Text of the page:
Shuttered US Army base in South Korea to become a 24-acre park
Stars and Stripes February 15, 2023
UIJEONGBU, South Korea — A section of a former U.S. Army outpost north of Seoul is destined to become a neighborhood park now that Uijeongbu city has secured project money, local officials announced recently.
The commissioned park will be completed by December 2025 and span 24 acres in Uijeongbu, which is surrounded by mountain hiking trails and wildlife, according to a news release from the city on Feb. 9.
“We will do our best to come up with a plan to create a neighborhood park with a natural setting where 470,000 people in the city can love and relax,” deputy mayor An Dong-gwang said in the release.
The city purchased the site from the South Korean government for roughly $4.5 million and later received $9.4 million in funding from the Korea Land and Housing Corp. for restoration projects, according to the release.
Camp Essayons occupied the site until 2007 as the Army shuttered or partially returned around 40 outposts throughout the country and turned the land over to the South Korean government.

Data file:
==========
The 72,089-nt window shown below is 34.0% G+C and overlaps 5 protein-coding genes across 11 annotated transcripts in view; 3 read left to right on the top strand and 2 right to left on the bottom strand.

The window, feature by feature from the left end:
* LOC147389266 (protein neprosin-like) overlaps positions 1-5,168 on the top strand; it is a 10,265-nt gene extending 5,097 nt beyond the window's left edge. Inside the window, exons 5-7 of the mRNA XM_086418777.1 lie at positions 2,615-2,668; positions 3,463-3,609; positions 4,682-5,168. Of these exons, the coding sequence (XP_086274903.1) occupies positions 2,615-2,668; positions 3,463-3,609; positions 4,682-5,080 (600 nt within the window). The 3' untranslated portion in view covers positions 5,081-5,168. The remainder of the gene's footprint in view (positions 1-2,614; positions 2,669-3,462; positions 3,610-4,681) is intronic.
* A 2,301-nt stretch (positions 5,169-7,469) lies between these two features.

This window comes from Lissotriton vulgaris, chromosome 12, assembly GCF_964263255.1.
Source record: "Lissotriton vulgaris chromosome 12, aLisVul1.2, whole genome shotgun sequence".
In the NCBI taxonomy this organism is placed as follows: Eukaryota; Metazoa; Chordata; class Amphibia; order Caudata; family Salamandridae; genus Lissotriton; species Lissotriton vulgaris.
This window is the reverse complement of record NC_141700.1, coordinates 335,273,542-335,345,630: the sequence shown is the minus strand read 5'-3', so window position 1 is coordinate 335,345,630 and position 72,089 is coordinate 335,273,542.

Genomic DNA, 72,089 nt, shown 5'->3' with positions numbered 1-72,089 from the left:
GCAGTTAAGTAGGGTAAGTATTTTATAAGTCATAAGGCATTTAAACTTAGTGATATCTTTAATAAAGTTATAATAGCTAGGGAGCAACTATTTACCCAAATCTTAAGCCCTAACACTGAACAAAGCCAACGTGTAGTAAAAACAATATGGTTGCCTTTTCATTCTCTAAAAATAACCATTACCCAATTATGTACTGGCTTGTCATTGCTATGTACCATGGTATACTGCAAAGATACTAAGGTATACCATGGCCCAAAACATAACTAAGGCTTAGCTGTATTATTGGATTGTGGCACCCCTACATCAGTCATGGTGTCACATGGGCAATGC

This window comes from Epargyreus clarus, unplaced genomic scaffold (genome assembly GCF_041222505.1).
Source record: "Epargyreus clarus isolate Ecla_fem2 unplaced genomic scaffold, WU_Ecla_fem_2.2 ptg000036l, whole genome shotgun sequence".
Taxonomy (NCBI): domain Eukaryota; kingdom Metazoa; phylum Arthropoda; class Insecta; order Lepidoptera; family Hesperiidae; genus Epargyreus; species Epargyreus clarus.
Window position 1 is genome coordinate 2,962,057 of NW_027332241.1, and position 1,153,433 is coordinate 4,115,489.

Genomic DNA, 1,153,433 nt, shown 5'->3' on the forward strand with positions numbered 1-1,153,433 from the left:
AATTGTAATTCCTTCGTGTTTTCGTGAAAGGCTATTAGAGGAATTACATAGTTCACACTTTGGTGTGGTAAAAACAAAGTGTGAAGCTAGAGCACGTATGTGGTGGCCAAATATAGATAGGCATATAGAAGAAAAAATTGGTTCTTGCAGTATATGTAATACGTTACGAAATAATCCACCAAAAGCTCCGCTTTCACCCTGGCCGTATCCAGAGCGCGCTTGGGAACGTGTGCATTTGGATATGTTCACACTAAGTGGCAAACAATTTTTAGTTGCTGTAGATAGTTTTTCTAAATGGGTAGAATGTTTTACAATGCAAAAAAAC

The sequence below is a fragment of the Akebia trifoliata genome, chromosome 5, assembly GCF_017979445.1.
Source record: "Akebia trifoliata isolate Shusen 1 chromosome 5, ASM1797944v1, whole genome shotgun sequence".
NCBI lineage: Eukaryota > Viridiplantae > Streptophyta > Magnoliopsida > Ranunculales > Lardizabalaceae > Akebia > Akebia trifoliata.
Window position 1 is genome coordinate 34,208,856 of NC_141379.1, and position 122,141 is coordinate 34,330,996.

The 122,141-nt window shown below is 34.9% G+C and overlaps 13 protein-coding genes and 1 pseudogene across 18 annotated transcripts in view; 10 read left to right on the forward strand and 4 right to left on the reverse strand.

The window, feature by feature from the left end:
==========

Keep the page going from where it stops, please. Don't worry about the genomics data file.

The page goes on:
The closures were part of an agreement by the United States military “to create a more suitable environment for the stationing of U.S. Forces Korea and to enhance force protection …,” according to the Land Partnership Plan signed in 2002 by the former USFK and South Korea’s Ministry of National Defense.
Camp Essayons is named after the U.S. Army Corps of Engineers’ French motto, which translates to “let us strive” or “let us try,” according to a handbook from the U.S. Army Engineer School History Office.
The nearly 76-acre outpost once housed about 600 soldiers from the since deactivated 102nd Military Intelligence Battalion. It included a gymnasium, movie theater and library, but lacked a commissary.
The site now houses the Eulji Medical Center, a hospital connected to the Eulji University school system and the Northern Gyeonggi Provincial Office of Education, a project official said by phone Monday. South Korean government officials customarily speak to the media on the condition of anonymity.
“Building a park will probably be a good thing,” Shim Joon Ho, a 30-year Uijeongbu resident and a taxi driver, told Stars and Stripes on Tuesday. Shim recalled driving a lot of U.S. troops during his work shift and said that business has struggled since they left the city.
The majority of the roughly 28,500 U.S. troops in South Korea are stationed at Camp Humphreys in Pyeongtaek and U.S. Army Garrison Daegu.
Stars and Stripes reporter Yoo Kyong Chang contributed to this report.